LIVINGSTON, NJ — The process for notifying the Livingston Public Schools (LPS) community when someone tests positive for COVID-19 has been updated based on public feedback after the district saw its first three internal cases of the novel coronavirus last week. Hours after changing these protocols, the district announced that two additional cases were discovered among staff members, bringing the total number of cases within the LPS community to five as of Tuesday.
According to Superintendent Dr. Matthew Block, one of the five reported cases was connected to a student athlete who had not been inside the schools, while the other cases were reported among staff members who contracted the virus “outside the school setting.” The two staff members who received positive test results this week, which included one staff member from Burnet Hill Elementary School and one from Livingston High School, are also coaches in the fall high school athletic program, Block said.
In response to many parents who requested that the district notify the entire LPS community when a new case is discovered, Block announced that the official LPS COVID-19 Communication Protocols—which can be found HERE—have been adjusted to accommodate this request.
“[With each reported case], we implemented our communications protocols, which was to inform any families of students who are directly in contact with the positive case, and then all members of the school community,” said Block. “We did receive some feedback that even though a particular child or particular school may not have been impacted, people would have been appreciative of a whole district communication, so we have amended our protocols at this point...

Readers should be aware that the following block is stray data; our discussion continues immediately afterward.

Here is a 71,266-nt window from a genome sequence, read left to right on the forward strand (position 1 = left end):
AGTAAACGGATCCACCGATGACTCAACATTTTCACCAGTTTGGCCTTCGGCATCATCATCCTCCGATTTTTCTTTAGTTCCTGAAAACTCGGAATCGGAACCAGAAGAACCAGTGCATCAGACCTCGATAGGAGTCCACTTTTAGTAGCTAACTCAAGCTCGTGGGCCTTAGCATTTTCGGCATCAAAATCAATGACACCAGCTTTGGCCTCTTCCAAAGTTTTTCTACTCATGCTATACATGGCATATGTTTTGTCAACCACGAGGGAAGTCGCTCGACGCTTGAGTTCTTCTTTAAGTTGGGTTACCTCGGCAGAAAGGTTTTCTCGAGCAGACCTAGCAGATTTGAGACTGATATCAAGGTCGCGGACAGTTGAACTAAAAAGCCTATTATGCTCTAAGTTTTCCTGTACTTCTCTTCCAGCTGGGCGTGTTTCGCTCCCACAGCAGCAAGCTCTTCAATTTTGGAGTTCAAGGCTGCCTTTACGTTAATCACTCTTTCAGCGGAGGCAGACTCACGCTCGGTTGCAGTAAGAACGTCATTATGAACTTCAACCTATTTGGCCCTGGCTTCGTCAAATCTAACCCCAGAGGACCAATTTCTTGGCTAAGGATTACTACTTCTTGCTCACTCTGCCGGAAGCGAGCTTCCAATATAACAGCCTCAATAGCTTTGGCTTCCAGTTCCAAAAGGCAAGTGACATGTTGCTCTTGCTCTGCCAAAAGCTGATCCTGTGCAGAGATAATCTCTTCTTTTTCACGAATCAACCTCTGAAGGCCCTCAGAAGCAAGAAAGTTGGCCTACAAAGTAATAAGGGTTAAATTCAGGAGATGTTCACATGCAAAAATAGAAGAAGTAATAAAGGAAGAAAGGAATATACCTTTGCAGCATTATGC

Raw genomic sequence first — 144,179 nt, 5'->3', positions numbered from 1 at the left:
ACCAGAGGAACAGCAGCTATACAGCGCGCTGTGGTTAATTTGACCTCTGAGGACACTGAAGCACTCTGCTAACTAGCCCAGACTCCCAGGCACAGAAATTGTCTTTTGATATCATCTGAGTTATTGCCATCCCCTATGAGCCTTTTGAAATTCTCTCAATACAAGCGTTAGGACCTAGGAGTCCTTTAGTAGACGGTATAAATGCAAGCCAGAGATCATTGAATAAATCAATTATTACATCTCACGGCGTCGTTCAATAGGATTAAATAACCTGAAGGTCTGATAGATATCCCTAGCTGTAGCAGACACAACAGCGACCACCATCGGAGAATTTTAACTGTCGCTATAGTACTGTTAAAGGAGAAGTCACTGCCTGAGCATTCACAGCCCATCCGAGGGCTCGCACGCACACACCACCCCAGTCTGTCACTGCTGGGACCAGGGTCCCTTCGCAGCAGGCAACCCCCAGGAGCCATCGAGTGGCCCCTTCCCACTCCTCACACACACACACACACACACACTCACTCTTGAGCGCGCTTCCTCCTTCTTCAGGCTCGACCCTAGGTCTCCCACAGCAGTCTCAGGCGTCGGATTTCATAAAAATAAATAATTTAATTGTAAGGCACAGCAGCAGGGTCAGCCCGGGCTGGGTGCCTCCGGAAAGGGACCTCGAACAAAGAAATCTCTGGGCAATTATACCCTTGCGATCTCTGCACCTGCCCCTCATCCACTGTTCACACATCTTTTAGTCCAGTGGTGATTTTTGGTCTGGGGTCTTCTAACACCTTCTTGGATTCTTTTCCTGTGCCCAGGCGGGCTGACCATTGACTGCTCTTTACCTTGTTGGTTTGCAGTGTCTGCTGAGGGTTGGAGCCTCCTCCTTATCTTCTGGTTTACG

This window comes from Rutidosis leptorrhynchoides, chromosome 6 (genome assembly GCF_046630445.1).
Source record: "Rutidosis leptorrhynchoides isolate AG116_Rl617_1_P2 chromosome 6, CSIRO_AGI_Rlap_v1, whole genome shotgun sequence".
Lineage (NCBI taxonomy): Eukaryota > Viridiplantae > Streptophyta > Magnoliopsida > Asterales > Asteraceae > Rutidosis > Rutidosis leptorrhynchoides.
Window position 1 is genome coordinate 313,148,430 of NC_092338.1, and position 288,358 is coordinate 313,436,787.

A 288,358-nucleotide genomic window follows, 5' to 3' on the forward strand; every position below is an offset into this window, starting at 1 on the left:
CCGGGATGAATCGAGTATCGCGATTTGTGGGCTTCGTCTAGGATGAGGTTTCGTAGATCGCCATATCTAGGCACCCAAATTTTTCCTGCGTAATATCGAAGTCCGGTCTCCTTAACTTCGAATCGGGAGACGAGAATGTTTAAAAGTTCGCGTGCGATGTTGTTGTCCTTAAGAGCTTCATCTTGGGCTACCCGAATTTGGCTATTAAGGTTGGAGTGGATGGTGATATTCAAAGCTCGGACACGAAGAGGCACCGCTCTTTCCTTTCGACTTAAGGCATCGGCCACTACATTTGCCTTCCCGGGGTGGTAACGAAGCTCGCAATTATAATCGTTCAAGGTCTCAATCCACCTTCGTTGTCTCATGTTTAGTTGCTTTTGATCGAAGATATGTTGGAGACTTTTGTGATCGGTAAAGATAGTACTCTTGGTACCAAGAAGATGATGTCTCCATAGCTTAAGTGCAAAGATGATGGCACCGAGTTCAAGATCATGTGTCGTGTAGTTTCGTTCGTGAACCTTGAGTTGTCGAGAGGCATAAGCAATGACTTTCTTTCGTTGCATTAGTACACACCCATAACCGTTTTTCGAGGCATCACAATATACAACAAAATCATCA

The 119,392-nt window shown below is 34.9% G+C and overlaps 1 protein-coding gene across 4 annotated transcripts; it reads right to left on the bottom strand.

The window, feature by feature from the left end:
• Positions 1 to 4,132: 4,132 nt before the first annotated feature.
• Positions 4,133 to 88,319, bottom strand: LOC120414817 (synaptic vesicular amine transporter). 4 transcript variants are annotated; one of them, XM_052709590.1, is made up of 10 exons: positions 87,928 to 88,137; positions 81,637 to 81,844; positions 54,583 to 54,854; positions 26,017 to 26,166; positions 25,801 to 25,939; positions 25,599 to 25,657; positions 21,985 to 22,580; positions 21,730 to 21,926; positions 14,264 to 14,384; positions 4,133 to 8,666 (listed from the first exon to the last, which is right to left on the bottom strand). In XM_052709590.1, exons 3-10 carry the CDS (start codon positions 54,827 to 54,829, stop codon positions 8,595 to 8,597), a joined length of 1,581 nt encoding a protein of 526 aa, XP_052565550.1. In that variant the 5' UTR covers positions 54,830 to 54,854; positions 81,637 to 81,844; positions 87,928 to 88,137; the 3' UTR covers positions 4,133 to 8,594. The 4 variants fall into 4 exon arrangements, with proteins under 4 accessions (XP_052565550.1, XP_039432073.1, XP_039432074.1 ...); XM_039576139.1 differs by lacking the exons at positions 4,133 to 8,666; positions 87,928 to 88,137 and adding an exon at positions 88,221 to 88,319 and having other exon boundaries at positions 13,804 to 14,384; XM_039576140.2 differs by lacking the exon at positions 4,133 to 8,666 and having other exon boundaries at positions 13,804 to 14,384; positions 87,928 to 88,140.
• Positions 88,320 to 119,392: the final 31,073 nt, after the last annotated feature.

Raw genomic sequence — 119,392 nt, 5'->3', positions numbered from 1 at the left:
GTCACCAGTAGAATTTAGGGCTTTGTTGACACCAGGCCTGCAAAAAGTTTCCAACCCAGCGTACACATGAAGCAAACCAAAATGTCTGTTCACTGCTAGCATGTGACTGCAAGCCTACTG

“The protocols outline and remind folks about communicating with us through our Email addresses—LPSvirtual@livingston.org and firstname.lastname@example.org—to provide questions and feedback. The last bullet now says notification will go to all Livingston Public Schools families, and the letter will indicate in which school the case occurred and whether it is believed the virus was transmitted within the school or outside of the school setting.”
The superintendent also addressed the responsibilities of the pandemic response teams that have been established at each of Livingston’s nine schools as required by the New Jersey Board of Education’s recovery plan, “The Road Back.”
“Each school has been directed in ‘The Road Back’ to establish a school-based pandemic response team to centralize, expedite and implement COVID-19-related decision-making and talk through COVID-19-related issues,” said Block. “Each of our schools has already established a response team—including principals, teachers, child study team members, school counselors, supervisors, school nurses, school safety personnel, members of the school safety team custodians and parents.”
Block added that each school’s response team has been charged with nominating a liaison that will report back to the district and that the administration has already begun collecting minutes from their meetings.
“It's a new structure, but I know that it gives the principals and supervisors a chance to work with a group as we navigate unchartered waters,” the superintendent said.